Making sense of nature: touch

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Our sense of touch is more than skin deep. It touches us deeply – physically, mentally and emotionally.

Babies learn from an early age by putting things in their mouths. Those with sight loss may navigate and read with their fingertips.  People with congenital hearing loss use the auditory cortex to process touch stimuli and visual stimuli to a much greater degree than occurs in hearing people thereby pressing under-utilised areas of the brain into sensory service.

Touch is a type of non-verbal communication. In the animal kingdom behaviours based on touch are very important for keeping family and group members together (‘bonding’). You see this with monkeys and their grooming. Touch is calming, reassuring and charged with bio-electricity. Contact with a mother, a lover or a friend can make the world feel a better place and release the hormone oxytocin. Even in language we say ‘we feel’: it is deeply connected to our emotions. Sometimes we are deeply touched.

We want nature to be the carrier of change that deeply touches our clients.

Touch can be associated with the sense of heat, cold and pain but the refreshing breeze, the enticing kiss of a snowflake, the warming glow of the morning sun or the bracing pressure of a mountain stream can give delight and joy. Touch is one of our most immediate and ‘present’ senses.

At Aquifolium we use touch as a very direct form of connection between us and nature and we have found that the by-product of this is a more ‘grounded’, earthed, calmer and more curious individual. Touching is an enquiry of the mind through our fingers and skin as to what it is feeling – shape, texture, hardness, softness, cold and heat. The reconnection of our enquiring mind with this sense grows curiosity. And curiosity is closely linked to all aspects of human development.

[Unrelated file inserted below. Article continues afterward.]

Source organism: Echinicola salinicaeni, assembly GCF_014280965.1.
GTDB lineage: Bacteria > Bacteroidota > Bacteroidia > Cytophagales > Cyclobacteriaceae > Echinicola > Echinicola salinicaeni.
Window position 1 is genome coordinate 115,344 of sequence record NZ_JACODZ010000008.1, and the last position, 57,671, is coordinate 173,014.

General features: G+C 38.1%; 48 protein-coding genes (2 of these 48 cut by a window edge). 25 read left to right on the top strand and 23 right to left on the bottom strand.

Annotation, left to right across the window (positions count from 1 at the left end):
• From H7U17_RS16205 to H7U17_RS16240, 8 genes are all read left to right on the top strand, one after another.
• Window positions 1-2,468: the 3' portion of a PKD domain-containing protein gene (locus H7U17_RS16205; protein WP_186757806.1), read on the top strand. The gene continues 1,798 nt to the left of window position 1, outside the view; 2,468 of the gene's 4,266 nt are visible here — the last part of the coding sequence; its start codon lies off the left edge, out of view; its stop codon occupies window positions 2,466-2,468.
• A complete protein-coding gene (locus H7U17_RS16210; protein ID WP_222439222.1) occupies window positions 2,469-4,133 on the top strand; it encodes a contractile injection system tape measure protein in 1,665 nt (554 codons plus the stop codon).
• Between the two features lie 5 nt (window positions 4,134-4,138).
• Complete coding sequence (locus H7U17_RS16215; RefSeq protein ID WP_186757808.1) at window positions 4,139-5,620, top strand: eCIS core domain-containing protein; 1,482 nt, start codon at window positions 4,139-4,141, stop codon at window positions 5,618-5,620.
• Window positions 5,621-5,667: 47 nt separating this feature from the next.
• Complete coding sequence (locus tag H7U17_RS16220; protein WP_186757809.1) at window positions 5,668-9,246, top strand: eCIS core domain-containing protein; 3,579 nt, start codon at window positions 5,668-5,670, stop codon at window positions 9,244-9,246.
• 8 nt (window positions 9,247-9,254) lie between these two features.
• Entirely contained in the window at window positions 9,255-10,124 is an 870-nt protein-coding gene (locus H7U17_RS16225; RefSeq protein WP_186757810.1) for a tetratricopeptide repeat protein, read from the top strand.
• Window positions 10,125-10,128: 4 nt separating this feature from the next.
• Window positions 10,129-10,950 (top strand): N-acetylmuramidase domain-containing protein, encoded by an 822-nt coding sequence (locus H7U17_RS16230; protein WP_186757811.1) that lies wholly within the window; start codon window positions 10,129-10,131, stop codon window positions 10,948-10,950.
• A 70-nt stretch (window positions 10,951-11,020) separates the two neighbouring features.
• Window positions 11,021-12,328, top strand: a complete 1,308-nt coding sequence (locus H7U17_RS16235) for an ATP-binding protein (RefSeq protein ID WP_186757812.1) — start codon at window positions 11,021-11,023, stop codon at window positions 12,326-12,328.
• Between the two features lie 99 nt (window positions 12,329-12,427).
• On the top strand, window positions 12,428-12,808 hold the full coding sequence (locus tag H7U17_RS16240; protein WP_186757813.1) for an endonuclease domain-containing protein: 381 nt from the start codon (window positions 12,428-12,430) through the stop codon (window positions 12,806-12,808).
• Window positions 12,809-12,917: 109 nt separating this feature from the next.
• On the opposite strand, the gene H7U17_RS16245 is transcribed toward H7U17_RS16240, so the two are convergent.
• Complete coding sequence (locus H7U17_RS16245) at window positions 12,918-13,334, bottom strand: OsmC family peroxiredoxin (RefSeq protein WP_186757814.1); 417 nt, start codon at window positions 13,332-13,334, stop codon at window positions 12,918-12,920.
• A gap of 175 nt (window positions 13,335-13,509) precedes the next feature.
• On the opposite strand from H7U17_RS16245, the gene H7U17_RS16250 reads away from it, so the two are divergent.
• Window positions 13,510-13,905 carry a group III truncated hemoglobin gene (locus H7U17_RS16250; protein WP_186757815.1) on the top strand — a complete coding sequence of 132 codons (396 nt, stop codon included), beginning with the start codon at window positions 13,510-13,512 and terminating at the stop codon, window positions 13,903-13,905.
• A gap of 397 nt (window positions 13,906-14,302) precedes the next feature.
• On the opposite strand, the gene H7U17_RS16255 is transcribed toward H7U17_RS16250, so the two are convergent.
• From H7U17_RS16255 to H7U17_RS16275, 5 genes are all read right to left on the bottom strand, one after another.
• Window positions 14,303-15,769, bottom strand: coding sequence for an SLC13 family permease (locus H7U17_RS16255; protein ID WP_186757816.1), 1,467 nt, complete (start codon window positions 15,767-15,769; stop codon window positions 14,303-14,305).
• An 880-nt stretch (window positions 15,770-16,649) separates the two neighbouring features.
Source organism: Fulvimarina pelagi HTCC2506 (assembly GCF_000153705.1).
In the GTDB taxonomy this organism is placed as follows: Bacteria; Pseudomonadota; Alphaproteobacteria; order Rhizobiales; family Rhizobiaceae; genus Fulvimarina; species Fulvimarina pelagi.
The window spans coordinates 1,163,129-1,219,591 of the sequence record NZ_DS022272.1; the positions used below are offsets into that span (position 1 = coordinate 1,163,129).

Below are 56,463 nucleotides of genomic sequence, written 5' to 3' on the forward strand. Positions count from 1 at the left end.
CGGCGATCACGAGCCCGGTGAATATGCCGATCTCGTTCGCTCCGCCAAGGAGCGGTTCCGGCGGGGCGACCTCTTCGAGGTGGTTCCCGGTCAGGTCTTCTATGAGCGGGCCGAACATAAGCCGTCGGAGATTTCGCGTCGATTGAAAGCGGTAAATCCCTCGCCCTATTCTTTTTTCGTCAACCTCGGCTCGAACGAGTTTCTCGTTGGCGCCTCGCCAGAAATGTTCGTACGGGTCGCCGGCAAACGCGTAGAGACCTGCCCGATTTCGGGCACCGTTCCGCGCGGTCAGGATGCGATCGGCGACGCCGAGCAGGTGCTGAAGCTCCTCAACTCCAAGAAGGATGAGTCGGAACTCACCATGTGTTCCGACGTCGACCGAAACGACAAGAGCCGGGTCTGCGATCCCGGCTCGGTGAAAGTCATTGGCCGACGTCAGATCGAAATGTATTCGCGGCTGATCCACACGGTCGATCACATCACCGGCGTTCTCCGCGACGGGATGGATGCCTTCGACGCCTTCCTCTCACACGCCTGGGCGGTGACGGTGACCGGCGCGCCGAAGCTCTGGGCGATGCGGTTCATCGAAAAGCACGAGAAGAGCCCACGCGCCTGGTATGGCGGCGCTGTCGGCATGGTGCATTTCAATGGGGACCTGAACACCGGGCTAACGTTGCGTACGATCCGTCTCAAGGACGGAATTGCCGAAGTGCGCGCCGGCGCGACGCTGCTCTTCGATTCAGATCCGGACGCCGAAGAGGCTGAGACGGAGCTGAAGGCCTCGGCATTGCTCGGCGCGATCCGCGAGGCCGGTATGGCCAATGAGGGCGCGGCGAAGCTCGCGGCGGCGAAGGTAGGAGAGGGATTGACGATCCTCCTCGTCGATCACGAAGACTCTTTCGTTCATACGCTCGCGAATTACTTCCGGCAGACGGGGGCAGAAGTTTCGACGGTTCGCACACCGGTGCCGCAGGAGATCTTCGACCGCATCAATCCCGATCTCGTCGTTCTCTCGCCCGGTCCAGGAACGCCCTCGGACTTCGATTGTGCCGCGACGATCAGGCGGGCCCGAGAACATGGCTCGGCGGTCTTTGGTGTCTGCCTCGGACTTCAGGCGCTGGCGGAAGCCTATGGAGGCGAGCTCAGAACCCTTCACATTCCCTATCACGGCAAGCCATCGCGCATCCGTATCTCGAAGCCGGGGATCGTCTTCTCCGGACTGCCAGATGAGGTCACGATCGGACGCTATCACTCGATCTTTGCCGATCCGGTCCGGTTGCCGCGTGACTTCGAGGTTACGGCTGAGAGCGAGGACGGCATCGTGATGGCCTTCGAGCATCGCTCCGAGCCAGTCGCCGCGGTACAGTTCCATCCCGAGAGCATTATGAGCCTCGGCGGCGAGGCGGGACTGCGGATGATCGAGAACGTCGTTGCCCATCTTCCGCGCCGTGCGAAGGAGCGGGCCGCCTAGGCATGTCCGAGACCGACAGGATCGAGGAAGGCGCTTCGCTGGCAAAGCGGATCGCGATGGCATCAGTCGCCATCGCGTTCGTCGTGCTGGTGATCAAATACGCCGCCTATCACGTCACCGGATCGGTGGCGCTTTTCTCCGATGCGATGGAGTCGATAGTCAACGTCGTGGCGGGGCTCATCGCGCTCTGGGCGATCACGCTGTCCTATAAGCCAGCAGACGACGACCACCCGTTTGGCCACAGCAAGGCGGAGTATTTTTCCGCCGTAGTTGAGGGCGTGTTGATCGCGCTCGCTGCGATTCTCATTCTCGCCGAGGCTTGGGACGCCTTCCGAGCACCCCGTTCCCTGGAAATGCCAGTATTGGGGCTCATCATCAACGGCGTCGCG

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We understand that touch can unlock memories; barefoot we can feel both planted and better balanced; feeling rough bark on a tree can make it as identifiable as someone’s face; the company of a warm campfire can keep loneliness at bay and boost mood; dangling feet in a cold stream or a glass of cold water can make you giggle-giddy; and feeling the wood as you whittle and carve can reveal the spoon, cup or ring hidden within the grain beneath.

Sit with your back to an old tree with is leaves and twigs gently brushing your body or gently swinging in a hammock in its low boughs can offer a therapeutic a touch to ward off feelings of anxiety and restlessness, even for those with dementia.

We can touch and be touched. Nature touches us and we invite you to touch it back.

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